Bea wrote, performed and directed House of Ladies for RCS’s On The Verge festival at the Citizens Theatre. She also co-wrote and devised Everything Will Be Perfect, playing drag queen Lyn Chee alongside Jamie Rea as Vikki Ryan. She has published a poem in both BSL and English titled Long Lost Lover, about her birthplace of Thailand. She also performed in BBC Social’s How not to be d*cks to deaf people.

She was nominated Best Actress in a Play at The Stage Debut Awards 2019 for her role of Kattrin in Mother Courage and Her Children, and is also one of the Playwrights Studio Scotland’s mentored playwrights for 2020.

Bea communicates in both Spoken English and British Sign Language.

Cheryl Martin

Cheryl Martin is a unique voice in today’s theatre, both in her own performances and in the work she makes with others as a director. In both kinds of work, she examines experiences that most people are afraid to talk about, but approaches them with a humour, warmth, and raw honesty that draws audiences in and allows them to explore with her, fearlessly. Whether directing a writer like Alan Bissett in unearthing Scotland’s uneasy colonial history, or performing in her one-person show to unearth a personal history of hospitalisation and mental illness, she brings a lightness and wealth of imagery to create worlds audiences love to dwell in.

That relationship with the audience is always key, creating a bond, creating trust, carrying them with you into a world they may think they fear to enter. In many immersive shows created with refugees, she invites the audience to live, for a short time, what other people’s lives feel like. With the joy and the wonder and the beauty that entails, as well as the harsh edges.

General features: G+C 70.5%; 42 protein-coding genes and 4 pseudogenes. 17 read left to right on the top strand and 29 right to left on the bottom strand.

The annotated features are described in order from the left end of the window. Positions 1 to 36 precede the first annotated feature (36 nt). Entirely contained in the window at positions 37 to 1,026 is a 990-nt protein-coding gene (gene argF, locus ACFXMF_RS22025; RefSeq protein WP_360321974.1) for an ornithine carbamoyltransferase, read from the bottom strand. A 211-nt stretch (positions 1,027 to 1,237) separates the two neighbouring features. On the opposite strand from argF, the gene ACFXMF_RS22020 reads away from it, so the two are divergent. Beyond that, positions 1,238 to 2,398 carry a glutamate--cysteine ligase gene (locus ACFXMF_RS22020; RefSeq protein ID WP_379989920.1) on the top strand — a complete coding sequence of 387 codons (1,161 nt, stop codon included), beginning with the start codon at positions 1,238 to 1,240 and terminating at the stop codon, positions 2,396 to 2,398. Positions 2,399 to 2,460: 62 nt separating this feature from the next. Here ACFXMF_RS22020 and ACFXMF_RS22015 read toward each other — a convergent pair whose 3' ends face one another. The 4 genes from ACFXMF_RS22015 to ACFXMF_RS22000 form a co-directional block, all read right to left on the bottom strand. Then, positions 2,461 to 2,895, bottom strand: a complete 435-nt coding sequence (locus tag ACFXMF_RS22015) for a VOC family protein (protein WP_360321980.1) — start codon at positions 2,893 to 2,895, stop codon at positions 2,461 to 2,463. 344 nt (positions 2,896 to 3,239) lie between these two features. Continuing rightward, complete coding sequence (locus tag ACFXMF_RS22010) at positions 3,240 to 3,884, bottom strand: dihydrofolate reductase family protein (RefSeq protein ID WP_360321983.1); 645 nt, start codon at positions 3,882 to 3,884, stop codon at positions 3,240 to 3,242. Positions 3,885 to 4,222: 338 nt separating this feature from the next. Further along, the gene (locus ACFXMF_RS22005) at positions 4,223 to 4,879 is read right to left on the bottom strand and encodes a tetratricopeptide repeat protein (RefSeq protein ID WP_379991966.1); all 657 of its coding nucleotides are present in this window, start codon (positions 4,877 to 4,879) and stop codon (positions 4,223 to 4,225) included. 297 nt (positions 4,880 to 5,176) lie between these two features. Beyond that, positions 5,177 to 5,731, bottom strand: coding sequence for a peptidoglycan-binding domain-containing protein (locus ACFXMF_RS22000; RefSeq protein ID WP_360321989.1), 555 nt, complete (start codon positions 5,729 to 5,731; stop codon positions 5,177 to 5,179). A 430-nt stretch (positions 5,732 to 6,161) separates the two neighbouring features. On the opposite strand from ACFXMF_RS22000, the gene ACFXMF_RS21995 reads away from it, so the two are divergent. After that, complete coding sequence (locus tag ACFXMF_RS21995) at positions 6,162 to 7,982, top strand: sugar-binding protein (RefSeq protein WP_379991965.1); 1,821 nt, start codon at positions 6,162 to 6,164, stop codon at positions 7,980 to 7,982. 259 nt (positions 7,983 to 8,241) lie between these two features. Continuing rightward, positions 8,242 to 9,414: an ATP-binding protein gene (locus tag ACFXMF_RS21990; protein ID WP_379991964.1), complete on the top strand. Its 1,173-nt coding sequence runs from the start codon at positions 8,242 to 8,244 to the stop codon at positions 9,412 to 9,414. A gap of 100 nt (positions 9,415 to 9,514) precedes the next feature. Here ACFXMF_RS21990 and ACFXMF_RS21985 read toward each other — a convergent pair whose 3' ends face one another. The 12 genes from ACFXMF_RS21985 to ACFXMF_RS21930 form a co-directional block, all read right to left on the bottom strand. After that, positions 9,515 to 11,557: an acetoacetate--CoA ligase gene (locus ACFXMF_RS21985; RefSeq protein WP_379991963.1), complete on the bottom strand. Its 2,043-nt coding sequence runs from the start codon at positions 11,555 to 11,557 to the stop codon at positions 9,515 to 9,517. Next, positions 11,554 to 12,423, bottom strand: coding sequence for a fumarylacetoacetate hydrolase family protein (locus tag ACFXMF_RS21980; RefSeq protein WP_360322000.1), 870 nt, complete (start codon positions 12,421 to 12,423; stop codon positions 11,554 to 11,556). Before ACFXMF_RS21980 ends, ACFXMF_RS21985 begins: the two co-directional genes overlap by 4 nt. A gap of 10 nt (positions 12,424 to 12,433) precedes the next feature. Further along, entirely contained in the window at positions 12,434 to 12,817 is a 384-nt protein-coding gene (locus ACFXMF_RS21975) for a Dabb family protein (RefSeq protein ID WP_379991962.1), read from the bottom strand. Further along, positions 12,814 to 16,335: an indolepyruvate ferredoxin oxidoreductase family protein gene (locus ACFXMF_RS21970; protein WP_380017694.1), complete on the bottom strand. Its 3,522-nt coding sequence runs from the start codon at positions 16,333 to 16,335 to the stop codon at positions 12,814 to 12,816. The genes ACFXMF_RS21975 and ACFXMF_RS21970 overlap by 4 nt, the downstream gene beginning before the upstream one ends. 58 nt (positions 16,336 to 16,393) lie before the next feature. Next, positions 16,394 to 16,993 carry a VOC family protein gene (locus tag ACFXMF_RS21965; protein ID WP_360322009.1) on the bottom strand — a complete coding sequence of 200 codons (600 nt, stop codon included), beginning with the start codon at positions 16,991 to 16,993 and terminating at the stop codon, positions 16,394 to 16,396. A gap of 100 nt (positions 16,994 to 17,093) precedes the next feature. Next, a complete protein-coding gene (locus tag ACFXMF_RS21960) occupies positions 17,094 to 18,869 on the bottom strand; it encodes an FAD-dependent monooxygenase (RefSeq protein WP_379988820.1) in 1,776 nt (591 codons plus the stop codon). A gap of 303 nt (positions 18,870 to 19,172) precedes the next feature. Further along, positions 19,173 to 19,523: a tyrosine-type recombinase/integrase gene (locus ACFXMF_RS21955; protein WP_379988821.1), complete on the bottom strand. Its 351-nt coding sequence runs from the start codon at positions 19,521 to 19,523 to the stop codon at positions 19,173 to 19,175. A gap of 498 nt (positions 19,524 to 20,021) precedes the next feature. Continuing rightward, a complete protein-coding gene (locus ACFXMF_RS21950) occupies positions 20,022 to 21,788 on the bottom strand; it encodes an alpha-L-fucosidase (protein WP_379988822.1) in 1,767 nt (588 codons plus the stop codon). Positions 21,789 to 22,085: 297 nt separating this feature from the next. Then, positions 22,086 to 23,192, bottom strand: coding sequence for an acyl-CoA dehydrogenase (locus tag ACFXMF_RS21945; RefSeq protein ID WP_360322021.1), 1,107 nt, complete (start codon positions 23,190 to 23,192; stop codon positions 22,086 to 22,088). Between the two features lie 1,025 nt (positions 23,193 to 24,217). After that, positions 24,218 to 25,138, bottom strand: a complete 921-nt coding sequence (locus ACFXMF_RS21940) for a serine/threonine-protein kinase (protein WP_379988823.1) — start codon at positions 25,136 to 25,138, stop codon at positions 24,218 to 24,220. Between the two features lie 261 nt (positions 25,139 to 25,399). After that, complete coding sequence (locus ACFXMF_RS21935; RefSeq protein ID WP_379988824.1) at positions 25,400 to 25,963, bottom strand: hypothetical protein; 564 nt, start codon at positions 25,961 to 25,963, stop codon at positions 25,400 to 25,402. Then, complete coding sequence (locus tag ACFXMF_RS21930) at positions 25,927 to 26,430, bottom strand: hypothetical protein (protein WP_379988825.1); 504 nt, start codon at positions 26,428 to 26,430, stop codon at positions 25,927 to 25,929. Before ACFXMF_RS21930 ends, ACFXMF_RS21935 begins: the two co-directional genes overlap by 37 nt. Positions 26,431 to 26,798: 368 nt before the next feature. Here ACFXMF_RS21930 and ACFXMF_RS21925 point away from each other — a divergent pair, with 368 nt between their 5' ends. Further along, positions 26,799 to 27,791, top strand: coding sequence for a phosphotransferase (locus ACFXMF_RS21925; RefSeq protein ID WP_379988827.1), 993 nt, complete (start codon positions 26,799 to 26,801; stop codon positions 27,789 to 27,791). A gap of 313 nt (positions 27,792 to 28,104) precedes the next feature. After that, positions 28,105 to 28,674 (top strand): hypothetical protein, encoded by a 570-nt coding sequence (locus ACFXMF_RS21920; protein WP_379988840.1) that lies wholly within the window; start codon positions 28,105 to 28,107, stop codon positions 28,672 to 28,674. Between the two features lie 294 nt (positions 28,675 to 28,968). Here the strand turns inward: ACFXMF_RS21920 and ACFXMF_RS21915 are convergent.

Simon Startin

Simon is a director, actor, published playwright and disability rights activist with a career spanning 29 years. He is an associate artist of Theatre Royal Stratford East, London Bubble and Graeae Theatre. He is an alumni of the Battersea Art Centre 21st century leadership scheme, Young Vic directors placement and the China Plate Enhanced Optimists course.

Simon is Artistic Director of Vital Xposure Theatre Company.

As an activist he has worked with many organisations including the BBC, National Theatre, Royal Shakespeare Company, Creative Diversity Network, ARC Stockton Arts Centre and London Theatre Consortium to increase disabled representation on stage and screen.